Free Enterprise Staff  | June 13, 2014

Bridj: A Bridge to a New Kind of Mass Transit

Commuting to and from work can be—and often is—painful. Sprinting for a train only to have its doors snap shut on your outstretched hand; sitting in bumper-to-bumper traffic from which there is no escape; stopping every two minutes while traveling along the circuitous route your bus takes—these are just a few of the indignities we all suffer on a weekly basis at the hands of our cruel, mass transit overlords.

But what if we didn’t have to anymore?

That’s an idea that has gripped Matthew George’s young mind since his undergrad days at Vermont’s Middlebury College, where he studied biology and served in student government. One of the most troublesome problems that faced the college, he says, was how it could best provide students with transportation to and from school. After some false starts, George says he started to “use data to really figure out how to do a more targeted mass transportation system.”

George’s pet project turned out to be far more successful than he had ever imagined, and eventually it turned into a standalone company that still exists, That business paved the way for Bridj, George’s latest venture that has the not-at-all ambitious goal of revolutionizing mass transit.

Since the first mass transit system in the U.S. opened in Boston just before the turn of the 20th century, little has changed in terms of innovation, says George, whose startup is launching a pilot program this month. Fittingly, Boston serves as the backdrop for the company, which is headquartered across the Charles River in Cambridge. Employing the method George perfected while in college, Bridj offers its users more precise mass transit routes based on how they actually travel to and from work, he says.

With its fleet of air conditioned, Wi-Fi-enabled luxury buses, Bridj also provides a more comfortable, direct ride for its users. This smart approach to mass transit, argues George, will enable Bridj users to save up to an hour per day they’d otherwise have spent commuting. That one hour is more significant than you might think: People with longer commutes are more likely to report having health problems, a Gallop survey found, while couples in which one person’s commute exceeds 45 minutes are 40% more likely to divorce, according to another study.

Free Enterprise spoke with George about his background and how, exactly, Bridj is going to change mass transit.

FE: What led you to start Bridj?

“We sort of fell into this. When we were creating mass transportation networks for colleges and universities, we started to realize that we were creating mass transportation networks that didn’t exist before. It’s not so much that we had an epiphany moment—as much as I would love to tell that story that we set out to disrupt mass transportation. We just sort of realized through the college and university pop-up transportation networks that we were doing that there was a huge unmet need and that mass transportation and public transportation hadn’t really changed in 100 years. I mean you had Boston that laid down the first underground subway and really the service delivery model hasn’t significantly changed since then. Once we started to realize that and the big mark-up opportunity, we jumped in.”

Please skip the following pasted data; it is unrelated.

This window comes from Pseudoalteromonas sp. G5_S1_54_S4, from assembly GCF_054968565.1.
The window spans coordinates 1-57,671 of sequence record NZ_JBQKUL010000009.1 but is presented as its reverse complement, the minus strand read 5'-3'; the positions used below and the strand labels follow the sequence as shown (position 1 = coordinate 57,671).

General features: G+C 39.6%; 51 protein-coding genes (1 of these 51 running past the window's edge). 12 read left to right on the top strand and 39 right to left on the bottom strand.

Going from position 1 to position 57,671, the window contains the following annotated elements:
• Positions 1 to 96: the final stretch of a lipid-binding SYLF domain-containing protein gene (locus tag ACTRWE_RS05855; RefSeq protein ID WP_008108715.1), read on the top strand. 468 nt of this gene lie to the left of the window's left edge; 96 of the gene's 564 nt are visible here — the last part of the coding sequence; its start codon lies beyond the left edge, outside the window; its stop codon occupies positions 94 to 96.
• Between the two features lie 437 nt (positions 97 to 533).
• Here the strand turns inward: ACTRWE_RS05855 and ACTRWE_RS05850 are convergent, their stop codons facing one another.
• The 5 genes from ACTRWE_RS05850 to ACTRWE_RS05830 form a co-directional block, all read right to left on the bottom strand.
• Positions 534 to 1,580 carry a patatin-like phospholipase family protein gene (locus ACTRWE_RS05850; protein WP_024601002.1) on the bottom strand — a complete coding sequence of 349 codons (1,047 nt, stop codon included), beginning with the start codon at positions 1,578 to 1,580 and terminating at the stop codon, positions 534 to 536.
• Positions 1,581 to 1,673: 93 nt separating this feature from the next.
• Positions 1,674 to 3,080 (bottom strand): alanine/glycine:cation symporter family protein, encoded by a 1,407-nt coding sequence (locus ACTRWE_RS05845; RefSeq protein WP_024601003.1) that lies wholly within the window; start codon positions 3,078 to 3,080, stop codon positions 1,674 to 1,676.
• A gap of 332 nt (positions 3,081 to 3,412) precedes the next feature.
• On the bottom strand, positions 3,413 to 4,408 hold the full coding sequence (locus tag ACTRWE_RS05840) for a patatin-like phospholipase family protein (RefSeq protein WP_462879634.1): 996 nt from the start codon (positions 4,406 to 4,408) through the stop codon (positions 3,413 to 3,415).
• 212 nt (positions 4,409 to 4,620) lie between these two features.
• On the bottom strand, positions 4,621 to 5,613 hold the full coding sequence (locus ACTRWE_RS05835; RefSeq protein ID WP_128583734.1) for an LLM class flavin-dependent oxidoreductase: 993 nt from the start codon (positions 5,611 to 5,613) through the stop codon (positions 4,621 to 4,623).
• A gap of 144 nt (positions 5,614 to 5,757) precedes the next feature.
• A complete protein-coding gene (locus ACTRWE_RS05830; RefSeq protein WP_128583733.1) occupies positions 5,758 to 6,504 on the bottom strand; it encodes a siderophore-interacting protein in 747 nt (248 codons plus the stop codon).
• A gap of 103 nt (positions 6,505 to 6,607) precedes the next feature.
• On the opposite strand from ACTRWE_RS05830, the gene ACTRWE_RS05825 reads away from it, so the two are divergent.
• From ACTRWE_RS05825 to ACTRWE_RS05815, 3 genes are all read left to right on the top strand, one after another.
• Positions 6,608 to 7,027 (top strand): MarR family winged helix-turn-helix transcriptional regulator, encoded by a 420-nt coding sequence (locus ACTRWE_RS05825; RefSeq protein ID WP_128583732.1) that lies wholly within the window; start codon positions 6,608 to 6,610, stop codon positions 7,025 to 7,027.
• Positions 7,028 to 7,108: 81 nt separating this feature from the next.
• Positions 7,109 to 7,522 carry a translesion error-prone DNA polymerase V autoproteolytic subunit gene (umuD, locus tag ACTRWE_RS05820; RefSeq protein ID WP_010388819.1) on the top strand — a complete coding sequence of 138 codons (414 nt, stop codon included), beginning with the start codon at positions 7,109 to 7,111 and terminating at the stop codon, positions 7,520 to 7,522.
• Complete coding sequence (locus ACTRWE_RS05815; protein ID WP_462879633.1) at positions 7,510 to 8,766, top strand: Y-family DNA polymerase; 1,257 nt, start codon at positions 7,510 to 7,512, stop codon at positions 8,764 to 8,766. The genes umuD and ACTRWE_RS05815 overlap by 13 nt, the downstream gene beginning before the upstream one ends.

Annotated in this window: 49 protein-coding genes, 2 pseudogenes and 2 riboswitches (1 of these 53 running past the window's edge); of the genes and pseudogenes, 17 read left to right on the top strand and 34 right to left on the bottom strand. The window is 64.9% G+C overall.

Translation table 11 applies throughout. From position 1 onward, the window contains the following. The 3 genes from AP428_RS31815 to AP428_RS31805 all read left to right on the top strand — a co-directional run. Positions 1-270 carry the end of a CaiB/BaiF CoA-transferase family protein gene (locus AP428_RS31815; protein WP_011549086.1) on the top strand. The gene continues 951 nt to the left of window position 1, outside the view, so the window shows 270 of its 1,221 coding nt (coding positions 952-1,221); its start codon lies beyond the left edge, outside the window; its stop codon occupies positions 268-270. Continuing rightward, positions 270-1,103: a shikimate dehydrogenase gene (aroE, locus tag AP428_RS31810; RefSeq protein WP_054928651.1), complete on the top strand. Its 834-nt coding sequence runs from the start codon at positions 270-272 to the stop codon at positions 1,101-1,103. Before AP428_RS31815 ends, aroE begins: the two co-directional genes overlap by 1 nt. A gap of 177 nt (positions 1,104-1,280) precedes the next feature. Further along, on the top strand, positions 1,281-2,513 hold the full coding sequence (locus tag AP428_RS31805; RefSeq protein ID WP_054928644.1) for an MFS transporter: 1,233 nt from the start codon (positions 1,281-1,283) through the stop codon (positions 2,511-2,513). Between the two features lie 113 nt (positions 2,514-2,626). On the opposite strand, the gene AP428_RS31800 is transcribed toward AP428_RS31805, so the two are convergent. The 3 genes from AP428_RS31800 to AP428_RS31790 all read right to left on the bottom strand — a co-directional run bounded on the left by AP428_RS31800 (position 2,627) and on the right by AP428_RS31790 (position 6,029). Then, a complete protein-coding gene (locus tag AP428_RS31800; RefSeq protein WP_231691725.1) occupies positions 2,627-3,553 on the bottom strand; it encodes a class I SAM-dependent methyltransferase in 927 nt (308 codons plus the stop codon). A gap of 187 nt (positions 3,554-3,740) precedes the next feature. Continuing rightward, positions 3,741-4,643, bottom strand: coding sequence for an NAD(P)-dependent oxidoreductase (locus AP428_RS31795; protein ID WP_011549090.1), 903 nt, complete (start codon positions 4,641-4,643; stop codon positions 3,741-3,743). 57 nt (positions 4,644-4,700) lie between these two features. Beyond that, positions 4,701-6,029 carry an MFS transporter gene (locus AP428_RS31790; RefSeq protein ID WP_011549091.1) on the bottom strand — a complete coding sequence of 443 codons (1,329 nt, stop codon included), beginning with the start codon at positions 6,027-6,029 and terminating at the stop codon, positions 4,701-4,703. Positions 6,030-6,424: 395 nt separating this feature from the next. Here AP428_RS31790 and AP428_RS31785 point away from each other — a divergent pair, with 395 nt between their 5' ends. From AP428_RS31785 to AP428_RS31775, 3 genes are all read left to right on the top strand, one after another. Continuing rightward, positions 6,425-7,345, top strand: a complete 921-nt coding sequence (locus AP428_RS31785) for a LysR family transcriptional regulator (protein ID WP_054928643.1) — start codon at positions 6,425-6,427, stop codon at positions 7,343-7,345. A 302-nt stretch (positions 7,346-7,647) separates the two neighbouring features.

FE: “Big data” is a term we hear a lot these days. Where does the data you use come from?

“When we say ‘big data,’ we actually mean big data in the fact that when we go into a new city like Boston, we’re collecting data sources from about 19 different data streams, with millions and millions of data points coming from each one of those streams. Things like social media networks, census data, existing public transportation data, demographic data, housing data—we put that all together through a proprietary algorithm we have and through that we can determine how a city moves and where the biggest pain points are. When users sign up, we get their home address and work address and we’re able to introduce new routes based on our direct response user algorithms. We’re using both predictive data and user-generated data to drive a smart and dynamic mass transportation system.”

FE: Why’d you choose to start in Boston?

“Boston was sort of a natural extension from where we were in Vermont. We came down here because this is where a lot of transportation technology is started. I would argue that Cambridge is the technology hub of the East Coast and it’s also the hub of where people have started and grown transportation technology businesses. It was a pretty natural fit for us.”

FE: Is the model scalable and workable in other cities? 

“We will go wherever there is significant data. [For example,] I always talk about Patriots games. We can predict when people need to go to these mass events and then introduce new networks that match those mass events. The end goal is to get down to smaller and smaller vehicles so we can more closely match origin and destination periods.

We are launching here in Boston for about two months and then we’re actively in the process of going into a second city. We’ll be in a second city in about two or three months from now and then, once we get about three cities under our belt, we’re going to be rolling out in a new city about once every month-and-a-half. We collect that same data from a bunch of different cities and then compare it all to see who are next best targets are.”